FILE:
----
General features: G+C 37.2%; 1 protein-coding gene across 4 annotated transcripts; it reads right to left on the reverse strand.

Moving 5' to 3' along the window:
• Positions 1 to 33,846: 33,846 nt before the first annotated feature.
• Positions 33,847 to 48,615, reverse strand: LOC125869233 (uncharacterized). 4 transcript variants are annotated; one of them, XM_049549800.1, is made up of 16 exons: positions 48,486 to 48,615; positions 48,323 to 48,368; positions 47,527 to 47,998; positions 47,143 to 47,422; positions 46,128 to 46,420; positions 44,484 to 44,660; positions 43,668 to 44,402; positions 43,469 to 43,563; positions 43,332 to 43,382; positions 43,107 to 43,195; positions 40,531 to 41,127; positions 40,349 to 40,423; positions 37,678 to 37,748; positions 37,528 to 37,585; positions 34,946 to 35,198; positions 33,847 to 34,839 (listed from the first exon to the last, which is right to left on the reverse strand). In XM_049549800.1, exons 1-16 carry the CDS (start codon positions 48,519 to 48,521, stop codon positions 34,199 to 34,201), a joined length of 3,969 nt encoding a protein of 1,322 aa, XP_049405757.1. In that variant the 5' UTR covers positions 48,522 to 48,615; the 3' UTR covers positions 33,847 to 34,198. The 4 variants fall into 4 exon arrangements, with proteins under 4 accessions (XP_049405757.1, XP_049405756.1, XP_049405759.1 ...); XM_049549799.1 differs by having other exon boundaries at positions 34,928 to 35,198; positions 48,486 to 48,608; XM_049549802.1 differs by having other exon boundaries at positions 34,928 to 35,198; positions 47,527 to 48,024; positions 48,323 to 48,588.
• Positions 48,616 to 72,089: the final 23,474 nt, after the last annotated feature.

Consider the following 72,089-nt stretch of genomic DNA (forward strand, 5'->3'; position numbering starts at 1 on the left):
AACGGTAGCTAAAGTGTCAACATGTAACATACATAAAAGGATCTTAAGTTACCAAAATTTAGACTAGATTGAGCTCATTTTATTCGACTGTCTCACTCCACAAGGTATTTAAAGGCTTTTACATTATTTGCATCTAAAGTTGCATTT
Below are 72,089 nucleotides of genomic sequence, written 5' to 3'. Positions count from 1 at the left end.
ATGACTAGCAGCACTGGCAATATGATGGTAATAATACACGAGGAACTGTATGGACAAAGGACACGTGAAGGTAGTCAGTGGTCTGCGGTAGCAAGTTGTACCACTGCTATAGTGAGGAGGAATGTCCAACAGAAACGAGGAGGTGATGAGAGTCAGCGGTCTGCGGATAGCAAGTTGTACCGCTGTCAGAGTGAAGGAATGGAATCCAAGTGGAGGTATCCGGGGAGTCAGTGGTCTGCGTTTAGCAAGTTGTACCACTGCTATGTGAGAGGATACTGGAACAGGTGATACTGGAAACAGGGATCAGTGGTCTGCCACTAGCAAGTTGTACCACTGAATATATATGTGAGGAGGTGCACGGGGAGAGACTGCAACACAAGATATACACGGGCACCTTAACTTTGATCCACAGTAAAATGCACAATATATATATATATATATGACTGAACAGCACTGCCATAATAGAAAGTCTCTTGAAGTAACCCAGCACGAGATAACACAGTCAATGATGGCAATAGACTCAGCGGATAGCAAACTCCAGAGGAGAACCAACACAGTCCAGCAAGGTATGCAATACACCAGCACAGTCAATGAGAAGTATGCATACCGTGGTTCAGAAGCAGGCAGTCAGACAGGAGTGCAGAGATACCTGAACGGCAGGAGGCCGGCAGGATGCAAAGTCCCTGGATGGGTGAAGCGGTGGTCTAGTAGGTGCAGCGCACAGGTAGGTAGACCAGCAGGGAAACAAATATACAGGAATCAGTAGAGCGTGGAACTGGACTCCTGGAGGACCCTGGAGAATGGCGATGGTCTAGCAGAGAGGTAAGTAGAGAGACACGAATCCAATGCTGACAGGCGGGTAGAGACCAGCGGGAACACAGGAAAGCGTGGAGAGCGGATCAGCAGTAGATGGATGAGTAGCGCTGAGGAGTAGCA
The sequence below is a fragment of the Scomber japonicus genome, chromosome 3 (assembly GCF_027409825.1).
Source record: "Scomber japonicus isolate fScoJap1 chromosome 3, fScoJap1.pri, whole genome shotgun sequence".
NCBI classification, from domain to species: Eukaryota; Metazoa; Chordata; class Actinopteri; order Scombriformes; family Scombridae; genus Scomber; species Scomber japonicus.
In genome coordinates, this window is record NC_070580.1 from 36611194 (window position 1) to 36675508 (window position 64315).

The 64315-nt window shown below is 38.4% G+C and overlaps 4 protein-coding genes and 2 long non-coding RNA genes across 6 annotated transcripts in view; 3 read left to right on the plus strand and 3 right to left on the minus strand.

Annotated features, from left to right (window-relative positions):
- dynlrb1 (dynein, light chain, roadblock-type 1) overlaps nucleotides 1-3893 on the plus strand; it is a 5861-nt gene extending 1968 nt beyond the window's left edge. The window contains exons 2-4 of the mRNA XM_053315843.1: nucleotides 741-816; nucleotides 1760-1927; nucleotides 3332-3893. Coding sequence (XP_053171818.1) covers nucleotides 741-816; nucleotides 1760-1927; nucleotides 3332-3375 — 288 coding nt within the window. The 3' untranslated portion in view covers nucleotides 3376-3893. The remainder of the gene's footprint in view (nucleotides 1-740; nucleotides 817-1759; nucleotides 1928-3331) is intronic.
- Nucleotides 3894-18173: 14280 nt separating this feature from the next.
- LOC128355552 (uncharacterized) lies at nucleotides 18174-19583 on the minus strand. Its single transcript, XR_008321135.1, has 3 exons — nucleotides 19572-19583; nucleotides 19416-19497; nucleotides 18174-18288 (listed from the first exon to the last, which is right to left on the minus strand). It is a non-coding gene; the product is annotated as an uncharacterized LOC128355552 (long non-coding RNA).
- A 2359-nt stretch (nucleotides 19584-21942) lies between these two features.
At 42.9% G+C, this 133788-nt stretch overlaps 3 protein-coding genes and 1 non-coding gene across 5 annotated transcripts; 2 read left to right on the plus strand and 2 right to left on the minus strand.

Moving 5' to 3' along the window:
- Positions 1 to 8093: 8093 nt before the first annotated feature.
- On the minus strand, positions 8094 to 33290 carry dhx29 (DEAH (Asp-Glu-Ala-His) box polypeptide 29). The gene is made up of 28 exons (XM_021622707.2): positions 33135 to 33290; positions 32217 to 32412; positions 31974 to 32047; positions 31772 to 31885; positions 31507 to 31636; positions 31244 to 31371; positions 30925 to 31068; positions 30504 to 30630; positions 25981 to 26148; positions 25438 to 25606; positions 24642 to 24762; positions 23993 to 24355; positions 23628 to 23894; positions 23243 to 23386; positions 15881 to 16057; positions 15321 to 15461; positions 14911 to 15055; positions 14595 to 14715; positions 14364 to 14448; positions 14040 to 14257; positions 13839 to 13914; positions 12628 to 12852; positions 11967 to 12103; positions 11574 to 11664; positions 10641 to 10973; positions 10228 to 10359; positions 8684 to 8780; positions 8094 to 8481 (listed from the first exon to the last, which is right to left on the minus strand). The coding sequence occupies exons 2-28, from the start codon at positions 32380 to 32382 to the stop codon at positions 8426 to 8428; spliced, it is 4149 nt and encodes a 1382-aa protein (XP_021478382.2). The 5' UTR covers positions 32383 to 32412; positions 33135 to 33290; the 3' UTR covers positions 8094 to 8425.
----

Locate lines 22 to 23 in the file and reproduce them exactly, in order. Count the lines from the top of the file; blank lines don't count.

- Positions 1 to 8093: 8093 nt before the first annotated feature.
- On the minus strand, positions 8094 to 33290 carry dhx29 (DEAH (Asp-Glu-Ala-His) box polypeptide 29). The gene is made up of 28 exons (XM_021622707.2): positions 33135 to 33290; positions 32217 to 32412; positions 31974 to 32047; positions 31772 to 31885; positions 31507 to 31636; positions 31244 to 31371; positions 30925 to 31068; positions 30504 to 30630; positions 25981 to 26148; positions 25438 to 25606; positions 24642 to 24762; positions 23993 to 24355; positions 23628 to 23894; positions 23243 to 23386; positions 15881 to 16057; positions 15321 to 15461; positions 14911 to 15055; positions 14595 to 14715; positions 14364 to 14448; positions 14040 to 14257; positions 13839 to 13914; positions 12628 to 12852; positions 11967 to 12103; positions 11574 to 11664; positions 10641 to 10973; positions 10228 to 10359; positions 8684 to 8780; positions 8094 to 8481 (listed from the first exon to the last, which is right to left on the minus strand). The coding sequence occupies exons 2-28, from the start codon at positions 32380 to 32382 to the stop codon at positions 8426 to 8428; spliced, it is 4149 nt and encodes a 1382-aa protein (XP_021478382.2). The 5' UTR covers positions 32383 to 32412; positions 33135 to 33290; the 3' UTR covers positions 8094 to 8425.